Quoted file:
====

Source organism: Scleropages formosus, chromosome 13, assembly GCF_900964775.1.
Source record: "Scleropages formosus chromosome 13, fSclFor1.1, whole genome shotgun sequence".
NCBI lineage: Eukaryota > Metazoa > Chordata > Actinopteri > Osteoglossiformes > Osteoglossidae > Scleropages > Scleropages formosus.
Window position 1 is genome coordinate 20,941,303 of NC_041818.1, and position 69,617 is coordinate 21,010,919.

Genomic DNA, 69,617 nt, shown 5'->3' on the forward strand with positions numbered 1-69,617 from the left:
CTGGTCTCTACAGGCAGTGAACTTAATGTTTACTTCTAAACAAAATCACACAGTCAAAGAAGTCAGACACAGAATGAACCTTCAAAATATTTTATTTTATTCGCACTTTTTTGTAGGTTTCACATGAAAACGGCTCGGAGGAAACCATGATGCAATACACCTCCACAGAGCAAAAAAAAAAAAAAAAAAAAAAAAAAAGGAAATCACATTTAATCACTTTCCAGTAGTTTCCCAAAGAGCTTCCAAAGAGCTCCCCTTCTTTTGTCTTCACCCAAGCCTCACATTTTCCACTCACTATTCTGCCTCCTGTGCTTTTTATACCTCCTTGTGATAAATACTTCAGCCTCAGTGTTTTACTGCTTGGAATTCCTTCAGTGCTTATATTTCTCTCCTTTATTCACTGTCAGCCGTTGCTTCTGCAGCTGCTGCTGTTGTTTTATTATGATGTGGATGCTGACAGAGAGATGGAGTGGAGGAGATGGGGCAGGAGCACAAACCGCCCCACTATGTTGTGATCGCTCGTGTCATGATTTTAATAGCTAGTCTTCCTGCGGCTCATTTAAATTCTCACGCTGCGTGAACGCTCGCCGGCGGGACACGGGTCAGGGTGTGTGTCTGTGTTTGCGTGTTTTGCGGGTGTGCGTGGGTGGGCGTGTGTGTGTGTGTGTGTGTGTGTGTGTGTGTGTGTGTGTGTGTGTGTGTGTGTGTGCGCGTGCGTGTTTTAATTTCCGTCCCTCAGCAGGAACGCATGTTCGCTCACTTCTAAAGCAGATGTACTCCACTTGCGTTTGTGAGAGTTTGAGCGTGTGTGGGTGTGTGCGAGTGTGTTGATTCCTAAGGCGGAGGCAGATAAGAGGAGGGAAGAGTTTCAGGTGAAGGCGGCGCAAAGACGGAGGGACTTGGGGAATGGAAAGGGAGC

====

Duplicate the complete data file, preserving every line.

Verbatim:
Source organism: Scleropages formosus, chromosome 13, assembly GCF_900964775.1.
Source record: "Scleropages formosus chromosome 13, fSclFor1.1, whole genome shotgun sequence".
NCBI lineage: Eukaryota > Metazoa > Chordata > Actinopteri > Osteoglossiformes > Osteoglossidae > Scleropages > Scleropages formosus.
Window position 1 is genome coordinate 20,941,303 of NC_041818.1, and position 69,617 is coordinate 21,010,919.

Genomic DNA, 69,617 nt, shown 5'->3' on the forward strand with positions numbered 1-69,617 from the left:
CTGGTCTCTACAGGCAGTGAACTTAATGTTTACTTCTAAACAAAATCACACAGTCAAAGAAGTCAGACACAGAATGAACCTTCAAAATATTTTATTTTATTCGCACTTTTTTGTAGGTTTCACATGAAAACGGCTCGGAGGAAACCATGATGCAATACACCTCCACAGAGCAAAAAAAAAAAAAAAAAAAAAAAAAAAGGAAATCACATTTAATCACTTTCCAGTAGTTTCCCAAAGAGCTTCCAAAGAGCTCCCCTTCTTTTGTCTTCACCCAAGCCTCACATTTTCCACTCACTATTCTGCCTCCTGTGCTTTTTATACCTCCTTGTGATAAATACTTCAGCCTCAGTGTTTTACTGCTTGGAATTCCTTCAGTGCTTATATTTCTCTCCTTTATTCACTGTCAGCCGTTGCTTCTGCAGCTGCTGCTGTTGTTTTATTATGATGTGGATGCTGACAGAGAGATGGAGTGGAGGAGATGGGGCAGGAGCACAAACCGCCCCACTATGTTGTGATCGCTCGTGTCATGATTTTAATAGCTAGTCTTCCTGCGGCTCATTTAAATTCTCACGCTGCGTGAACGCTCGCCGGCGGGACACGGGTCAGGGTGTGTGTCTGTGTTTGCGTGTTTTGCGGGTGTGCGTGGGTGGGCGTGTGTGTGTGTGTGTGTGTGTGTGTGTGTGTGTGTGTGTGTGTGTGTGTGTGTGTGCGCGTGCGTGTTTTAATTTCCGTCCCTCAGCAGGAACGCATGTTCGCTCACTTCTAAAGCAGATGTACTCCACTTGCGTTTGTGAGAGTTTGAGCGTGTGTGGGTGTGTGCGAGTGTGTTGATTCCTAAGGCGGAGGCAGATAAGAGGAGGGAAGAGTTTCAGGTGAAGGCGGCGCAAAGACGGAGGGACTTGGGGAATGGAAAGGGAGC